(Comprehensive Guide to Short Stories, Critical Edition)

Jerry Moynihan says goodnight to his mother before he leaves for the evening to meet Kitty Doherty, whom he has not seen for three weeks. Jerry is clearly infatuated with Kitty, although he is painfully shy and awkward. Although warned by officemates that nurses are trouble, he regards Kitty as a well-educated, superior person from the best side of town. He finds excuses to show up wherever she is and then walk her home.

When he does not see Kitty for a few weeks, he convinces himself that she is dying to see him but then concludes that she is actively avoiding him because of some unspeakable indiscretion. He fears that he has said something obscene and yearns for a knife with which to take his life.

One beautiful summer evening, distracted to the point of madness, Jerry tries to catch Kitty’s tram and is forced conspicuously to chase it down the street. He finally waits outside her house until a comrade, Paddy Kinnane, approaches and asks what he is doing. Paddy wonders if Jerry has a date with a woman. Embarrassed, Jerry lies that he is waiting for a male friend and soon slips away from Paddy.

Jerry quickly takes up a post elsewhere on the street and, when Kitty approaches, frightens her by calling to her from the shadows. In the conversation that follows, she tells him she has been staying home with her mother, who is suspicious of Jerry because he will never come to the door and introduce himself. The mother is convinced that his intentions are untrustworthy, and Jerry is chagrined to learn that Kitty has had other boyfriends and that others have noticed his interest in her. Kitty admits her attraction to Jerry and insists that he kiss her, which he reluctantly does in spite of finding it “a very sissy sort of occupation.”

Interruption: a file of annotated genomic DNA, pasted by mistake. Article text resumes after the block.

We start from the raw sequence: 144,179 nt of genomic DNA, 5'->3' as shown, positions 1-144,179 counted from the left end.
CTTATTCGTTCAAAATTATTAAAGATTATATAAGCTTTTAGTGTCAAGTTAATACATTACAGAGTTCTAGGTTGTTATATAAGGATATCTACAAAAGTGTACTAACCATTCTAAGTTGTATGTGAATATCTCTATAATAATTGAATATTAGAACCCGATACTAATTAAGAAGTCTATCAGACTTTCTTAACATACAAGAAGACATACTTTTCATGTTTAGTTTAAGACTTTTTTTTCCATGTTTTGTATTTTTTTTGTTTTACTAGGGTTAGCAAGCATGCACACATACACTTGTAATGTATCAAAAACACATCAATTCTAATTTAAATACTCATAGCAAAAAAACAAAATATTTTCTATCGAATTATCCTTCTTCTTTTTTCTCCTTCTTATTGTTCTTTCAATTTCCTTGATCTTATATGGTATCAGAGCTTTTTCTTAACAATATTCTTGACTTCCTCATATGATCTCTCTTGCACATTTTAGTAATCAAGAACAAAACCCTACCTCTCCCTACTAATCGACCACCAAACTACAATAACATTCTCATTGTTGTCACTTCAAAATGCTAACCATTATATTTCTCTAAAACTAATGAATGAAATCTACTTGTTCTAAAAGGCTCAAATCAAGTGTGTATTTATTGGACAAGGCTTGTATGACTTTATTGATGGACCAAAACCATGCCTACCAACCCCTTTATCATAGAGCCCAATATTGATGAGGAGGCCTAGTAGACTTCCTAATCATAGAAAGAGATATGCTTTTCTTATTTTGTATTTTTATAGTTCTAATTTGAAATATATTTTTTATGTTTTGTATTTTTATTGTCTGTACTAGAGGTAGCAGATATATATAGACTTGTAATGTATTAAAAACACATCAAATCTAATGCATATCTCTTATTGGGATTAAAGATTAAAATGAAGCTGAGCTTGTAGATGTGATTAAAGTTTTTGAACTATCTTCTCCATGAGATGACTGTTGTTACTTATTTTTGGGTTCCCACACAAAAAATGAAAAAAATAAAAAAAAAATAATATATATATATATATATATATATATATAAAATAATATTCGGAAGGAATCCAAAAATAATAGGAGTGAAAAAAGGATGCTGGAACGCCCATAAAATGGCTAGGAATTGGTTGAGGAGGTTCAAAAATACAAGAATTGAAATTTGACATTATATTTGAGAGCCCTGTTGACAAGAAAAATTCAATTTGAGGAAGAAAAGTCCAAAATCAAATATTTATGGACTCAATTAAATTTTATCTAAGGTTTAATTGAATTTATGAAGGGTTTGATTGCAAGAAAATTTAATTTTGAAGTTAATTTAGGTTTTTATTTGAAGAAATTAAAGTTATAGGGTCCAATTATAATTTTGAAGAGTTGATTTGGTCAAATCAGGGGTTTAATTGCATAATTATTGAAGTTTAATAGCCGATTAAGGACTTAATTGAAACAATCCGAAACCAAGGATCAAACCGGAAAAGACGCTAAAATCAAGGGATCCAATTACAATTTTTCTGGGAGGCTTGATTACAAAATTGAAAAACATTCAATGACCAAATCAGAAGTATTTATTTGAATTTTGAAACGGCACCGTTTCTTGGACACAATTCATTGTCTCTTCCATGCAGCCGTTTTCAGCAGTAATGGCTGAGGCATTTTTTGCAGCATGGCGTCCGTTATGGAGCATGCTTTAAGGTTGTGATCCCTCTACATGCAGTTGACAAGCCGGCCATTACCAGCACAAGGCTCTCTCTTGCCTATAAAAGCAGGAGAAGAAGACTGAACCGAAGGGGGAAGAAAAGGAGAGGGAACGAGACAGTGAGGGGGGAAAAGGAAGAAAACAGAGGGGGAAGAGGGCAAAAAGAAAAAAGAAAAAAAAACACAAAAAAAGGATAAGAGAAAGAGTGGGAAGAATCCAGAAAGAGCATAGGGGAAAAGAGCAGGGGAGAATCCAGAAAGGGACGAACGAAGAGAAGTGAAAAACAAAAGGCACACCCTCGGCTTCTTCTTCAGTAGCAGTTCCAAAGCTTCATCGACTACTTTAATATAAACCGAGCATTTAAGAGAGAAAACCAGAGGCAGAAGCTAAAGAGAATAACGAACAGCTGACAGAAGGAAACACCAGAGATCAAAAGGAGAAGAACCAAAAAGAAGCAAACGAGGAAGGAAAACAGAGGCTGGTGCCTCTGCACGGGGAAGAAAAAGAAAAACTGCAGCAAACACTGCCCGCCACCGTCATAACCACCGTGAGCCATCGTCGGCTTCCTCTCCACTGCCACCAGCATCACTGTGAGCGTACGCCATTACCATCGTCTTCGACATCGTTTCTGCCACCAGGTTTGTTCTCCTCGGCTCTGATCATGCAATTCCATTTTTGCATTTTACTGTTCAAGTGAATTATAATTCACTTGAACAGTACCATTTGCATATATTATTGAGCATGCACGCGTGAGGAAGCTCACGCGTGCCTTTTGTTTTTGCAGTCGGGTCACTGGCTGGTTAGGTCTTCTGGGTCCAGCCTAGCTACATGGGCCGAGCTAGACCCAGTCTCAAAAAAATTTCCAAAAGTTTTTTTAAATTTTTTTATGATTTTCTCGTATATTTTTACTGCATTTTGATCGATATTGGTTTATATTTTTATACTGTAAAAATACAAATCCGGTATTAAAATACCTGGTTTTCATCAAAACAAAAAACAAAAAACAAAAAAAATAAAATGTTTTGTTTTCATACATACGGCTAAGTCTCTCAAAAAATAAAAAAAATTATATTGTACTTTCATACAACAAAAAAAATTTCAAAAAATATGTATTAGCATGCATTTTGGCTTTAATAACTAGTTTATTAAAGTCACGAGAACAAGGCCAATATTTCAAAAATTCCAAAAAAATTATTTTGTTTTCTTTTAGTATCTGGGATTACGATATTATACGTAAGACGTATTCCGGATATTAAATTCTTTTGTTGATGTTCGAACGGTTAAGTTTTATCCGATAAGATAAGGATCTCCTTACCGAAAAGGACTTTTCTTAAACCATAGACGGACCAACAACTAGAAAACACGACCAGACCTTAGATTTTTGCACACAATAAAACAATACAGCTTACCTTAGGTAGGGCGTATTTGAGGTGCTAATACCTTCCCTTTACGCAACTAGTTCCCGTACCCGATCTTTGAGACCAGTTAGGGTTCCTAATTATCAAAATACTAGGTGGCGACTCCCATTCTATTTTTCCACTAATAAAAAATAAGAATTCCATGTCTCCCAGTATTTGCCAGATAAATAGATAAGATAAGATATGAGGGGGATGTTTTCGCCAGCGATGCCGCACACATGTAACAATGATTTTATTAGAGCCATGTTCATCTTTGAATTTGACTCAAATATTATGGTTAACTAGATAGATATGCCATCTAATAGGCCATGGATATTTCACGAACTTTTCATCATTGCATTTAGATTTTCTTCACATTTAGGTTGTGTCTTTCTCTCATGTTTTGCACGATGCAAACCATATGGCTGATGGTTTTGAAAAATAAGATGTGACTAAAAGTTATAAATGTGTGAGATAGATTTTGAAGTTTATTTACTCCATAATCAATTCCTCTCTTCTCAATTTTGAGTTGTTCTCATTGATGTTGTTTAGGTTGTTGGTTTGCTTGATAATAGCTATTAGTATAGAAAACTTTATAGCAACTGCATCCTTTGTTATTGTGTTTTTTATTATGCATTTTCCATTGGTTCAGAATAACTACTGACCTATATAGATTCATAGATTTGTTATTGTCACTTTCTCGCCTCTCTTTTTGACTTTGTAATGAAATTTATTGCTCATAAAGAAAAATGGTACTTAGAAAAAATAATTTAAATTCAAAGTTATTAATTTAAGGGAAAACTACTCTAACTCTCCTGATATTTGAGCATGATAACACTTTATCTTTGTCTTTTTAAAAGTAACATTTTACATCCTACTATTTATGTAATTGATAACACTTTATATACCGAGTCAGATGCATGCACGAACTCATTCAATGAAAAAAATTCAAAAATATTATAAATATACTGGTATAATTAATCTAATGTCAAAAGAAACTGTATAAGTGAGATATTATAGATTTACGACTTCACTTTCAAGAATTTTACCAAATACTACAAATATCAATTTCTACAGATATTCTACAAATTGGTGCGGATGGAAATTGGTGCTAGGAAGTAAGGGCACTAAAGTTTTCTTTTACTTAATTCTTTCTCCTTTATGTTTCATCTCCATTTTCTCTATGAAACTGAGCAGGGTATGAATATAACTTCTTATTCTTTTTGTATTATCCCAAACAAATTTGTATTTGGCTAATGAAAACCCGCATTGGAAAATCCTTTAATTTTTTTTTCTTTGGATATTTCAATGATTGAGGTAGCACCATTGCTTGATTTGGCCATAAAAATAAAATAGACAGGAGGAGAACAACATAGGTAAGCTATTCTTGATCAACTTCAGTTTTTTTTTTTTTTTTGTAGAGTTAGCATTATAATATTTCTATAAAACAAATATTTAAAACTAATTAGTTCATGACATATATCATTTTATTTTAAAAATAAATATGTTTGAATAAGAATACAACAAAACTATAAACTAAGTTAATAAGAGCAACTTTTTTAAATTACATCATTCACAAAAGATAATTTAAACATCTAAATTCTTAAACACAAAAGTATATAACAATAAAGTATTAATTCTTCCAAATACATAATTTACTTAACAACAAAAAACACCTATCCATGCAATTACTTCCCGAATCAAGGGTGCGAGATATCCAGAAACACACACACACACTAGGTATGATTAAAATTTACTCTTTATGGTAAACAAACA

When he arrives home late and his mother questions where he has been, Jerry resents the intrusion and stomps off to his room. Lying in the dark, wracked with guilt, he goes into his mother’s room to apologize and breaks down sobbing; his mother consoles him with endearments he has not heard since his childhood.